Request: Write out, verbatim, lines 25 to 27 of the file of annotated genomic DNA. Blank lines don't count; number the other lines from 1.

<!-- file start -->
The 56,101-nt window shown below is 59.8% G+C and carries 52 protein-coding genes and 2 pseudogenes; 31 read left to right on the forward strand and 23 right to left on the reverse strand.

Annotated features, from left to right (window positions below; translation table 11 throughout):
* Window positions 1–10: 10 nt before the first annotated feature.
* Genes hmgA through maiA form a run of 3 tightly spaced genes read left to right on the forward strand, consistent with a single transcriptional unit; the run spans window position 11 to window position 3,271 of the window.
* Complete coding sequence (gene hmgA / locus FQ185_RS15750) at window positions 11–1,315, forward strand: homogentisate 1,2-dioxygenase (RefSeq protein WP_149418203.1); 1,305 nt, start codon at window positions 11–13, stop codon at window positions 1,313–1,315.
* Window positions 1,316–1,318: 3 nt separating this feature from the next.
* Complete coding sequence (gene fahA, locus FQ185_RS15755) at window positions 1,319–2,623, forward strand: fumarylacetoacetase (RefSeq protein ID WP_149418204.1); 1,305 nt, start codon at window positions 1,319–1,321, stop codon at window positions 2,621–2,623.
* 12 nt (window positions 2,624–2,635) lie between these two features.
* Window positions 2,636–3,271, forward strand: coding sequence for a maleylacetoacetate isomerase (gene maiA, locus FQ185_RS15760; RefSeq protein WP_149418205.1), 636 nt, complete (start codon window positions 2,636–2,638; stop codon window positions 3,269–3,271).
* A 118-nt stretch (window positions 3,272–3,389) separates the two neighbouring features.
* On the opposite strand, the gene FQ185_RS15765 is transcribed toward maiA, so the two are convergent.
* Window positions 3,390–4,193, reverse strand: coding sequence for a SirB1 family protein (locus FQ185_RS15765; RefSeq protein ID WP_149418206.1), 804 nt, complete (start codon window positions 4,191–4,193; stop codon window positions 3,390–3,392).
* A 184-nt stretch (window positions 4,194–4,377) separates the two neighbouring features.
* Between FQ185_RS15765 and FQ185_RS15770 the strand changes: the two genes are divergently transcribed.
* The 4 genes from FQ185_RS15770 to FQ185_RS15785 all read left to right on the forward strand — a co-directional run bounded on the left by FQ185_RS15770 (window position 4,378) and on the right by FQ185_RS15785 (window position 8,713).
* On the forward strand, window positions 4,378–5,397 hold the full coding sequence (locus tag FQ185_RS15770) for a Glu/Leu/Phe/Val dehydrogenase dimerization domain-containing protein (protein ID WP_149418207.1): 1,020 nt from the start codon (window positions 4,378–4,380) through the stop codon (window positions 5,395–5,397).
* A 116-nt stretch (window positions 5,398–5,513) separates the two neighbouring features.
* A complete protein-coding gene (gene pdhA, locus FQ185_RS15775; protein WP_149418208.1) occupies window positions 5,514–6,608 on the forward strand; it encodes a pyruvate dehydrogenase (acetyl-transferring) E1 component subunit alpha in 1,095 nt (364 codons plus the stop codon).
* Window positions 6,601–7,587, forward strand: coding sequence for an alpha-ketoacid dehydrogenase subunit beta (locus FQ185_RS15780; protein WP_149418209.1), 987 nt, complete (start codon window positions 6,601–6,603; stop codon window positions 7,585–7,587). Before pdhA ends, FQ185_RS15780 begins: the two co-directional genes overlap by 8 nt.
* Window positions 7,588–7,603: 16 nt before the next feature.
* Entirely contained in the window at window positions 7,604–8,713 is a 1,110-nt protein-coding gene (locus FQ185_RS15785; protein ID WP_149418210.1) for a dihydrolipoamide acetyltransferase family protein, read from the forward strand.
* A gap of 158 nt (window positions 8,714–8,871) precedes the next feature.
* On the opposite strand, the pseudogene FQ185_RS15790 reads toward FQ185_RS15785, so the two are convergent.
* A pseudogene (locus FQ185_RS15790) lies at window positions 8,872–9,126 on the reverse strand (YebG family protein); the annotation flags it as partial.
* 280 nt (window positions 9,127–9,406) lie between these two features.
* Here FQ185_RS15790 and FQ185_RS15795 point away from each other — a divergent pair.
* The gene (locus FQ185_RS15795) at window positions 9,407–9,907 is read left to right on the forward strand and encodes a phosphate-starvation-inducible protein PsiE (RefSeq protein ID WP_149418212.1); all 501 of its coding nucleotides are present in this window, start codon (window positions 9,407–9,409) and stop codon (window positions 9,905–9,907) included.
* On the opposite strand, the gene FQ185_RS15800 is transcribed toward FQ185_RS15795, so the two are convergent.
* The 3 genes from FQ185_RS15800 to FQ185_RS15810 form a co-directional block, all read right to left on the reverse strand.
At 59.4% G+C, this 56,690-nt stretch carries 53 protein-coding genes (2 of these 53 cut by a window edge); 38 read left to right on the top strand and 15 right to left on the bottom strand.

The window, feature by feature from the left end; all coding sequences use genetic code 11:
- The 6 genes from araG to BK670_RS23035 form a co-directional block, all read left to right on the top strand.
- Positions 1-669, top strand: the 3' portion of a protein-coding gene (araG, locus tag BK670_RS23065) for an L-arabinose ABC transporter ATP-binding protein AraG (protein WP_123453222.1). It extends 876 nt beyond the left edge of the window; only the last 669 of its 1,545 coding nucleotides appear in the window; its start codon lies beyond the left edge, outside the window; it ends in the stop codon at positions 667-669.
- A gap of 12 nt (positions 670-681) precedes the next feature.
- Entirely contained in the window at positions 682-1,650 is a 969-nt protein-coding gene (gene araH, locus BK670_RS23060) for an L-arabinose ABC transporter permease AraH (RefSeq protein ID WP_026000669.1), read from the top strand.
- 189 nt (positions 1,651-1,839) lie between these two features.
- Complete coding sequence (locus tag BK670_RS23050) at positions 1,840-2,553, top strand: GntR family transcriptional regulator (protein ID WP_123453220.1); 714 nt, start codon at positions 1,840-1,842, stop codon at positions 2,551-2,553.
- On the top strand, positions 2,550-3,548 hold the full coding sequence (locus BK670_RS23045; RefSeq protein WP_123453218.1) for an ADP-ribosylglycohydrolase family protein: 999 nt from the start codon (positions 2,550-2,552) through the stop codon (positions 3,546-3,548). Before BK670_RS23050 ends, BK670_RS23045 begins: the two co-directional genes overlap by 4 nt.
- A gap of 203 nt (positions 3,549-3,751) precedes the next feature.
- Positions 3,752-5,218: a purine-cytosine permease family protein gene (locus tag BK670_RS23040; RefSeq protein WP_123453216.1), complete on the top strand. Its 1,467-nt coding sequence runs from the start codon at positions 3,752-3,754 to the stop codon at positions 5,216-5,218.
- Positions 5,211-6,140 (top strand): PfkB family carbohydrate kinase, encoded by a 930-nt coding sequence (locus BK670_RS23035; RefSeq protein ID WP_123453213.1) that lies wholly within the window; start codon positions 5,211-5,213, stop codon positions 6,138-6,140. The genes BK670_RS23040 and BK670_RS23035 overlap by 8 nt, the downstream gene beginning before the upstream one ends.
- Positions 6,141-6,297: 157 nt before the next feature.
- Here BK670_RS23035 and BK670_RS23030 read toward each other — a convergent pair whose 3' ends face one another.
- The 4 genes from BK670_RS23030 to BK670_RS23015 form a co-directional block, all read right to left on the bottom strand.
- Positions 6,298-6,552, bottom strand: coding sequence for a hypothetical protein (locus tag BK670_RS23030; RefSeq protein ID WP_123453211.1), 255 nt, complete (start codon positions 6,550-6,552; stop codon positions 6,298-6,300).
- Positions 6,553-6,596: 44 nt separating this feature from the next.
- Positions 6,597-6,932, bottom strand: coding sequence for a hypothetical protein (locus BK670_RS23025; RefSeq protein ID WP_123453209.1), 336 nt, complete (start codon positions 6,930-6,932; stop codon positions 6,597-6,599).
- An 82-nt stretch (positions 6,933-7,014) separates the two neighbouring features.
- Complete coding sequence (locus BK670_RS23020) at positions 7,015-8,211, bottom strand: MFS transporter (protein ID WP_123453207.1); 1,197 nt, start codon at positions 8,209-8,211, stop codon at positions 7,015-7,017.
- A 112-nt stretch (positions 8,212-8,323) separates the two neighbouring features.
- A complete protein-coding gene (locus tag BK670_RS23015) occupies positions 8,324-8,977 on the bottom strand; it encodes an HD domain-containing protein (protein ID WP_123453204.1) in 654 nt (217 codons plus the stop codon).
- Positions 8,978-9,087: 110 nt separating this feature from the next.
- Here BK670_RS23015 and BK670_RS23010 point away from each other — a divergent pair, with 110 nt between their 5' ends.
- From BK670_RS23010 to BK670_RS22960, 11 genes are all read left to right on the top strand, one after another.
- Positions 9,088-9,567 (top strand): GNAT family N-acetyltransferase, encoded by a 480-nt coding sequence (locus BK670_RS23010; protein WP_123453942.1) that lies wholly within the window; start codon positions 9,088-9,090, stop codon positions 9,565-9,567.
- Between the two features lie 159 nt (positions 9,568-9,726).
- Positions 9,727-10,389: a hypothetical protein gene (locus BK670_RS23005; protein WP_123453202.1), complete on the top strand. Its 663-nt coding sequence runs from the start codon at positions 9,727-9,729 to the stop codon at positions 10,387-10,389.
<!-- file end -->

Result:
* 280 nt (window positions 9,127–9,406) lie between these two features.
* Here FQ185_RS15790 and FQ185_RS15795 point away from each other — a divergent pair.
* The gene (locus FQ185_RS15795) at window positions 9,407–9,907 is read left to right on the forward strand and encodes a phosphate-starvation-inducible protein PsiE (RefSeq protein ID WP_149418212.1); all 501 of its coding nucleotides are present in this window, start codon (window positions 9,407–9,409) and stop codon (window positions 9,905–9,907) included.